You Don't Take Plastic? Fewer Physician Practices Accepting Credit Cards

A recent study shows that 33% of Physician Offices Do Not Accept Credit Cards.  According to the study, this is a 5% increase over the results of a 2008 survey asking the same question.  The study also suggests "doctor offices are limiting this form of payment as a result of their patients being adversely affected by high interest rates, maxed out credit limits and a more challenging ability to qualify for credit."

I believe a better reason for the increase in practices not accepting credit cards is that the
 practices themselves are struggling financially and are looking for ways to improve the bottom line.  When you're being charged for every transaction to run a credit card, those fees may add up.  Every practice is looking for expenses to cut, but be careful of how difficult you make it for a patient to pay off their balance. Like any business, patients decide which physician they want to see based a number of things including convenience.  When it becomes inconvenient to pay, many patients just won't.  That's why online bill-pay solutions have been so successful and have a proven ROI.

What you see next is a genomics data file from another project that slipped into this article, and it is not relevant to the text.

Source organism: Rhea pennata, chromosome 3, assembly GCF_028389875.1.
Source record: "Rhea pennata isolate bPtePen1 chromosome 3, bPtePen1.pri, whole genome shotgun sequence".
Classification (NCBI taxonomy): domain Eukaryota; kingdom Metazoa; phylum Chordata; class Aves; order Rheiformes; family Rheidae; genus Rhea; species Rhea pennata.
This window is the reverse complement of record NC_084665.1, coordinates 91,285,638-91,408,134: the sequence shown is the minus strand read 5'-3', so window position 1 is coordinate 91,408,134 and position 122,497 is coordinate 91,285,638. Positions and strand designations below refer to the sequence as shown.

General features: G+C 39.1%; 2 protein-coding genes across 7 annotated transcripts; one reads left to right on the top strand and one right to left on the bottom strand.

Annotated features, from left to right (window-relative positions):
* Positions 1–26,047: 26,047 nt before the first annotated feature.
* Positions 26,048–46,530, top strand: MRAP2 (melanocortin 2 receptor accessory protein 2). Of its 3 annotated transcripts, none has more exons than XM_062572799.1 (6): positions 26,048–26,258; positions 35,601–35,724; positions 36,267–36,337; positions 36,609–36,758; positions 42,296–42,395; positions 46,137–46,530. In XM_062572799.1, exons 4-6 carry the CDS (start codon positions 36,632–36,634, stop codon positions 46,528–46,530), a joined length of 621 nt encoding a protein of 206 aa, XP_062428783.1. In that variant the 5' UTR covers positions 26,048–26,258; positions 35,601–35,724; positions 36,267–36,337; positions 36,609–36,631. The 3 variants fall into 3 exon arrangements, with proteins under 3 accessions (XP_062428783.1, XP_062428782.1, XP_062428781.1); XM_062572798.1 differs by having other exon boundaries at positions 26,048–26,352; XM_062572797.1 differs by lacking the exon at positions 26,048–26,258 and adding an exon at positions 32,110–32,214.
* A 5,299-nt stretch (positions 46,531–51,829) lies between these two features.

HIMSS Publishes "Meaningful Use" Definition

Since the HITECH Act was passed, the majority of discussions around the stimulus funds have been around the phrase "meaningful use".  Of course "meaningful use" of an EHR will determine the eligibility of an organization to be a recipient of stimulus funds in the form of Medicare or Medicaid incentive checks.  HIMSS believes that the definition will evolve, and in it's final stages will consist of four key attributes:
  • A functional EHR certified by the Certification Commission for Healthcare Information Technologh (CCHIT);
  • Electronic exchange of standardized patient data with clinical and administrative stakeholders using the Healthcare Information Technology Standards Panel's (HITSP) interoperability specifications and Integrating the Healthcare Enterprise's (IHE) frameworks;
  • Clinical decision support providing clinicians with clinical knowledge and intelligently-filtered patient information to enhance patient care; and
  • Capabilities to support process and care measurement that drive improvements in patient saftey, quality outcomes and cost reductions.
An electronic health record will be considered a "meaningful" product when it allows for electronic prescribing, electronic exchange of health information, and includes features for clinical decision support.